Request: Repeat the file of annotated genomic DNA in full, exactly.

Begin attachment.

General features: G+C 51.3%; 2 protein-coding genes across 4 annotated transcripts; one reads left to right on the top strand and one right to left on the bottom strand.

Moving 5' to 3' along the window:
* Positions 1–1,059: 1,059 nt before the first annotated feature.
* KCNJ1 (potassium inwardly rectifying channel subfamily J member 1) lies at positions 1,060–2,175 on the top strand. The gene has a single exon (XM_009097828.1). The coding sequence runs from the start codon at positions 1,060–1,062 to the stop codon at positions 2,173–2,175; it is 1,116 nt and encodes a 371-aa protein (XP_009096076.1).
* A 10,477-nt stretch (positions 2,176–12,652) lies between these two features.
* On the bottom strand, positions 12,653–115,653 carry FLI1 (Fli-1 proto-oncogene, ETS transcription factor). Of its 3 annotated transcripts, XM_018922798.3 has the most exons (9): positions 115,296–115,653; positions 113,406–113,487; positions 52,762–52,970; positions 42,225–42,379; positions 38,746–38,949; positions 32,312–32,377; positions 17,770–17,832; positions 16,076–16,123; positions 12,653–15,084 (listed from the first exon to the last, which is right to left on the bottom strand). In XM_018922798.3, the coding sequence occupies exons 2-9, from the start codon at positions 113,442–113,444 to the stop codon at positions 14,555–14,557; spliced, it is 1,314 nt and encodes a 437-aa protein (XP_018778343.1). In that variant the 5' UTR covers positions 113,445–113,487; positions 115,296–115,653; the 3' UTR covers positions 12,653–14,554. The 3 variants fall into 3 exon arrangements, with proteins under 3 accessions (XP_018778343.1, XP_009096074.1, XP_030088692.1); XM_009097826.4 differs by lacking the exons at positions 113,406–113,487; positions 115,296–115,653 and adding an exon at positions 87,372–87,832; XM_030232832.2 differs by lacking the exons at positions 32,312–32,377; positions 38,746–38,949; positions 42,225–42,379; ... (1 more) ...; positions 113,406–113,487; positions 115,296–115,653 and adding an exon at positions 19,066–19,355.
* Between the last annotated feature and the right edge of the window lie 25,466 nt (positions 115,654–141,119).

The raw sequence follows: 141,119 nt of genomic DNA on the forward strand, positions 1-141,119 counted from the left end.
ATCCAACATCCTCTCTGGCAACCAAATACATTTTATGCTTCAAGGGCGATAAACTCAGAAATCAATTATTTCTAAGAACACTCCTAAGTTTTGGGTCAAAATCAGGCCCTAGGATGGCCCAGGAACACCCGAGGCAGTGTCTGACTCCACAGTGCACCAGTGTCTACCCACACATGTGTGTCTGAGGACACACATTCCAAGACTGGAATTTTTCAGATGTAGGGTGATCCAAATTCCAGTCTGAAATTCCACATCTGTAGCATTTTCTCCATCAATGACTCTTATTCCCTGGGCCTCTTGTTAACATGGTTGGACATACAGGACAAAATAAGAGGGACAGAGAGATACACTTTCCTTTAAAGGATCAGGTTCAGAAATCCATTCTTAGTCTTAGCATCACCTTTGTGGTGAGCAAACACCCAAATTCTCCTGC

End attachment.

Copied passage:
General features: G+C 51.3%; 2 protein-coding genes across 4 annotated transcripts; one reads left to right on the top strand and one right to left on the bottom strand.

Moving 5' to 3' along the window:
* Positions 1–1,059: 1,059 nt before the first annotated feature.
* KCNJ1 (potassium inwardly rectifying channel subfamily J member 1) lies at positions 1,060–2,175 on the top strand. The gene has a single exon (XM_009097828.1). The coding sequence runs from the start codon at positions 1,060–1,062 to the stop codon at positions 2,173–2,175; it is 1,116 nt and encodes a 371-aa protein (XP_009096076.1).
* A 10,477-nt stretch (positions 2,176–12,652) lies between these two features.
* On the bottom strand, positions 12,653–115,653 carry FLI1 (Fli-1 proto-oncogene, ETS transcription factor). Of its 3 annotated transcripts, XM_018922798.3 has the most exons (9): positions 115,296–115,653; positions 113,406–113,487; positions 52,762–52,970; positions 42,225–42,379; positions 38,746–38,949; positions 32,312–32,377; positions 17,770–17,832; positions 16,076–16,123; positions 12,653–15,084 (listed from the first exon to the last, which is right to left on the bottom strand). In XM_018922798.3, the coding sequence occupies exons 2-9, from the start codon at positions 113,442–113,444 to the stop codon at positions 14,555–14,557; spliced, it is 1,314 nt and encodes a 437-aa protein (XP_018778343.1). In that variant the 5' UTR covers positions 113,445–113,487; positions 115,296–115,653; the 3' UTR covers positions 12,653–14,554. The 3 variants fall into 3 exon arrangements, with proteins under 3 accessions (XP_018778343.1, XP_009096074.1, XP_030088692.1); XM_009097826.4 differs by lacking the exons at positions 113,406–113,487; positions 115,296–115,653 and adding an exon at positions 87,372–87,832; XM_030232832.2 differs by lacking the exons at positions 32,312–32,377; positions 38,746–38,949; positions 42,225–42,379; ... (1 more) ...; positions 113,406–113,487; positions 115,296–115,653 and adding an exon at positions 19,066–19,355.
* Between the last annotated feature and the right edge of the window lie 25,466 nt (positions 115,654–141,119).

The raw sequence follows: 141,119 nt of genomic DNA on the forward strand, positions 1-141,119 counted from the left end.
ATCCAACATCCTCTCTGGCAACCAAATACATTTTATGCTTCAAGGGCGATAAACTCAGAAATCAATTATTTCTAAGAACACTCCTAAGTTTTGGGTCAAAATCAGGCCCTAGGATGGCCCAGGAACACCCGAGGCAGTGTCTGACTCCACAGTGCACCAGTGTCTACCCACACATGTGTGTCTGAGGACACACATTCCAAGACTGGAATTTTTCAGATGTAGGGTGATCCAAATTCCAGTCTGAAATTCCACATCTGTAGCATTTTCTCCATCAATGACTCTTATTCCCTGGGCCTCTTGTTAACATGGTTGGACATACAGGACAAAATAAGAGGGACAGAGAGATACACTTTCCTTTAAAGGATCAGGTTCAGAAATCCATTCTTAGTCTTAGCATCACCTTTGTGGTGAGCAAACACCCAAATTCTCCTGC